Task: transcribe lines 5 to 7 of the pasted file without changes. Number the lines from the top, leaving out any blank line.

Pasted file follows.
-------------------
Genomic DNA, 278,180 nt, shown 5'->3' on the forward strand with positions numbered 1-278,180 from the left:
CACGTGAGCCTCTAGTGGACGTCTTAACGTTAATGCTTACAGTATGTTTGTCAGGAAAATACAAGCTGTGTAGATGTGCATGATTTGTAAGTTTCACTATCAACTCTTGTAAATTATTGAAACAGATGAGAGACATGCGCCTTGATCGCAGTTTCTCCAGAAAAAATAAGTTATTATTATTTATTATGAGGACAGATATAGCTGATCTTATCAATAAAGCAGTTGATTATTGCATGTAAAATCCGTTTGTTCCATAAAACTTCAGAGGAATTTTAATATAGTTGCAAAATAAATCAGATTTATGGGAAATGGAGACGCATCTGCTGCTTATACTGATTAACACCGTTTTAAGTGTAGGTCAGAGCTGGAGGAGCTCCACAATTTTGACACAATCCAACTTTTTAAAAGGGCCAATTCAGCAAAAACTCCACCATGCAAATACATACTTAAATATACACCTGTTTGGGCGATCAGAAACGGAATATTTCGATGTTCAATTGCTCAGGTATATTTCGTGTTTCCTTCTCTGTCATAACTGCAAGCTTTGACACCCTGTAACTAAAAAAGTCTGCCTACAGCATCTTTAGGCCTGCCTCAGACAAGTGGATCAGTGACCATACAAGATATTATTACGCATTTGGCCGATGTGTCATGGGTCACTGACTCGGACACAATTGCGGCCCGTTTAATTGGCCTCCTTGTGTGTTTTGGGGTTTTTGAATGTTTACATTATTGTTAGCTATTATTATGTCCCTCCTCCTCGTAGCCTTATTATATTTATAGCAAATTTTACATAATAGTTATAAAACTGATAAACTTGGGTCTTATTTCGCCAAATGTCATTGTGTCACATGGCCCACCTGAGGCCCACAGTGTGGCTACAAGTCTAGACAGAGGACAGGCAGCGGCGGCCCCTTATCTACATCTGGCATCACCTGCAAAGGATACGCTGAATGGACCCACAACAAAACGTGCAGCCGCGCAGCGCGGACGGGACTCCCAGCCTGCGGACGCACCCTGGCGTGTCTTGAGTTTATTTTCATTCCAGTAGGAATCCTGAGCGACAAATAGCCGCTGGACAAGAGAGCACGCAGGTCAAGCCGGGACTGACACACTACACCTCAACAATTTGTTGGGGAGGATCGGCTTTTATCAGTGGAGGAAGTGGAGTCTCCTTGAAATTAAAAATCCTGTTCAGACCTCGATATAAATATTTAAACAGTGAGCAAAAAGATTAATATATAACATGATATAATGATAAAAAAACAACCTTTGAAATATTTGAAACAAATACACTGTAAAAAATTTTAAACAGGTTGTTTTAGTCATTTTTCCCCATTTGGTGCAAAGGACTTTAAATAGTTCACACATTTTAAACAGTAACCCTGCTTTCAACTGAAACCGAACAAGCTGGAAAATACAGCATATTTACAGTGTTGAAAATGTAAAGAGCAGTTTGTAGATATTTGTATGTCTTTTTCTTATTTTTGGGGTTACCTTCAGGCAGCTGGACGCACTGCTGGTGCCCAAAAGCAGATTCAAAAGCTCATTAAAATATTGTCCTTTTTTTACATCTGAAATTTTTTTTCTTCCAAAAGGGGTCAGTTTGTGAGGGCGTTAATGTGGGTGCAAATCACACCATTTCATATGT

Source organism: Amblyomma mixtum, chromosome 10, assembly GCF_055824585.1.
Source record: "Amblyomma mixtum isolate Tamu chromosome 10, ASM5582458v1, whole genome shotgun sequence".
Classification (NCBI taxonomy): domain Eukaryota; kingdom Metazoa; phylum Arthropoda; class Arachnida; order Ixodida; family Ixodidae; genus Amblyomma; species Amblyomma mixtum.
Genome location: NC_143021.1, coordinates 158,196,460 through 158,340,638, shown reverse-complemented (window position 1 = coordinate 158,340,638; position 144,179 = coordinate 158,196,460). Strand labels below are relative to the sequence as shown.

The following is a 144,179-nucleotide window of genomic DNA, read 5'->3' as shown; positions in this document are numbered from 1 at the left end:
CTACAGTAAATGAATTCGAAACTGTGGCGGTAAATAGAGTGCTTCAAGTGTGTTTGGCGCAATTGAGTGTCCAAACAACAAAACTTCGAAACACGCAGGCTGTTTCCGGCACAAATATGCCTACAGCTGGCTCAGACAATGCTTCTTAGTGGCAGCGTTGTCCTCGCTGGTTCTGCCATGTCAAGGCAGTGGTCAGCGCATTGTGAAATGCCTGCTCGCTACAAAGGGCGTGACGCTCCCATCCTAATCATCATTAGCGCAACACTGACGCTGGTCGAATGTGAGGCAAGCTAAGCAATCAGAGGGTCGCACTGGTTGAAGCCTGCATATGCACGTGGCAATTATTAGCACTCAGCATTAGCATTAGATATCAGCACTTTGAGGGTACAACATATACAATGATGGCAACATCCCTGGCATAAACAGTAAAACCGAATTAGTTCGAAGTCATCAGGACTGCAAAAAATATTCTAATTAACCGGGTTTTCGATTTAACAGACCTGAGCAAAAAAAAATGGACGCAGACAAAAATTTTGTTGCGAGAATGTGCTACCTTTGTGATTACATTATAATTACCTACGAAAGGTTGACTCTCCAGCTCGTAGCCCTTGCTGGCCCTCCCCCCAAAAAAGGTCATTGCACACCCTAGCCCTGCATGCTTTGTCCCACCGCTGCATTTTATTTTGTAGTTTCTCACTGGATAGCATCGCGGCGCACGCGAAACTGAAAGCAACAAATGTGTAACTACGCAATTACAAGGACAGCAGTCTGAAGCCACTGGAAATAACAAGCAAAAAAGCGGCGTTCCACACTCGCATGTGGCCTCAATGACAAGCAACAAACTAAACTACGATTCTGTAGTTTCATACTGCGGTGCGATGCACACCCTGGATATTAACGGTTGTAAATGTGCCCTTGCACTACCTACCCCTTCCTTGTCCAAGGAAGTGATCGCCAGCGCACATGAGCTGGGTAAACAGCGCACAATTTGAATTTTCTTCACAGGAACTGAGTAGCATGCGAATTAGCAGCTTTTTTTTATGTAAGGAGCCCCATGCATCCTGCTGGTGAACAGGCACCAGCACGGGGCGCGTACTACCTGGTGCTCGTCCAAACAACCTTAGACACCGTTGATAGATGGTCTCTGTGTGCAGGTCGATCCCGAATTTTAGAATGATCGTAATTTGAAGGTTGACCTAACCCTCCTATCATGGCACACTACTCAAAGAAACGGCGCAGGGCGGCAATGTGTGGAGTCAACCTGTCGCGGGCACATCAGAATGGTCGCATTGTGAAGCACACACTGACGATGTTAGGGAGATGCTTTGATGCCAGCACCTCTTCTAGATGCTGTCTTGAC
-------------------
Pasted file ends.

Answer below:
Classification (NCBI taxonomy): domain Eukaryota; kingdom Metazoa; phylum Arthropoda; class Arachnida; order Ixodida; family Ixodidae; genus Amblyomma; species Amblyomma mixtum.
Genome location: NC_143021.1, coordinates 158,196,460 through 158,340,638, shown reverse-complemented (window position 1 = coordinate 158,340,638; position 144,179 = coordinate 158,196,460). Strand labels below are relative to the sequence as shown.

The following is a 144,179-nucleotide window of genomic DNA, read 5'->3' as shown; positions in this document are numbered from 1 at the left end: